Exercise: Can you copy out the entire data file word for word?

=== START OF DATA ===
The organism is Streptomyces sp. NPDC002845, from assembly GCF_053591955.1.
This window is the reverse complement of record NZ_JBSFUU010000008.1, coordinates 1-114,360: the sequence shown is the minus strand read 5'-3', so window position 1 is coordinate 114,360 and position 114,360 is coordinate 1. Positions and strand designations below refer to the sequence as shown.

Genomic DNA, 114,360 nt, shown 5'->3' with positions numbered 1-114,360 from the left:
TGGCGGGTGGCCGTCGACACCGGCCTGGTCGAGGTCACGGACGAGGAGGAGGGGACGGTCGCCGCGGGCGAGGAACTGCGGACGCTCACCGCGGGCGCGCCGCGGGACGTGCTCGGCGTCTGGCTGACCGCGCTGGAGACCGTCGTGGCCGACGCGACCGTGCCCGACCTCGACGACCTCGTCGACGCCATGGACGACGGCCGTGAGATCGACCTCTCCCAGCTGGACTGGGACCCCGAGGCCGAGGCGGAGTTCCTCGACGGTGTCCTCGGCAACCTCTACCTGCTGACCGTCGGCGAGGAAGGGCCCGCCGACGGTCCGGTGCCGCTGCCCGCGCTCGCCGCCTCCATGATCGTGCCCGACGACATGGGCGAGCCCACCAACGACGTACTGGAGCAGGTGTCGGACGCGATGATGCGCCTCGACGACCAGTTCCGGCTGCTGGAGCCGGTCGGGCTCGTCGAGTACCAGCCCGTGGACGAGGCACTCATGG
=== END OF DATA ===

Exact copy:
The organism is Streptomyces sp. NPDC002845, from assembly GCF_053591955.1.
This window is the reverse complement of record NZ_JBSFUU010000008.1, coordinates 1-114,360: the sequence shown is the minus strand read 5'-3', so window position 1 is coordinate 114,360 and position 114,360 is coordinate 1. Positions and strand designations below refer to the sequence as shown.

Genomic DNA, 114,360 nt, shown 5'->3' with positions numbered 1-114,360 from the left:
TGGCGGGTGGCCGTCGACACCGGCCTGGTCGAGGTCACGGACGAGGAGGAGGGGACGGTCGCCGCGGGCGAGGAACTGCGGACGCTCACCGCGGGCGCGCCGCGGGACGTGCTCGGCGTCTGGCTGACCGCGCTGGAGACCGTCGTGGCCGACGCGACCGTGCCCGACCTCGACGACCTCGTCGACGCCATGGACGACGGCCGTGAGATCGACCTCTCCCAGCTGGACTGGGACCCCGAGGCCGAGGCGGAGTTCCTCGACGGTGTCCTCGGCAACCTCTACCTGCTGACCGTCGGCGAGGAAGGGCCCGCCGACGGTCCGGTGCCGCTGCCCGCGCTCGCCGCCTCCATGATCGTGCCCGACGACATGGGCGAGCCCACCAACGACGTACTGGAGCAGGTGTCGGACGCGATGATGCGCCTCGACGACCAGTTCCGGCTGCTGGAGCCGGTCGGGCTCGTCGAGTACCAGCCCGTGGACGAGGCACTCATGG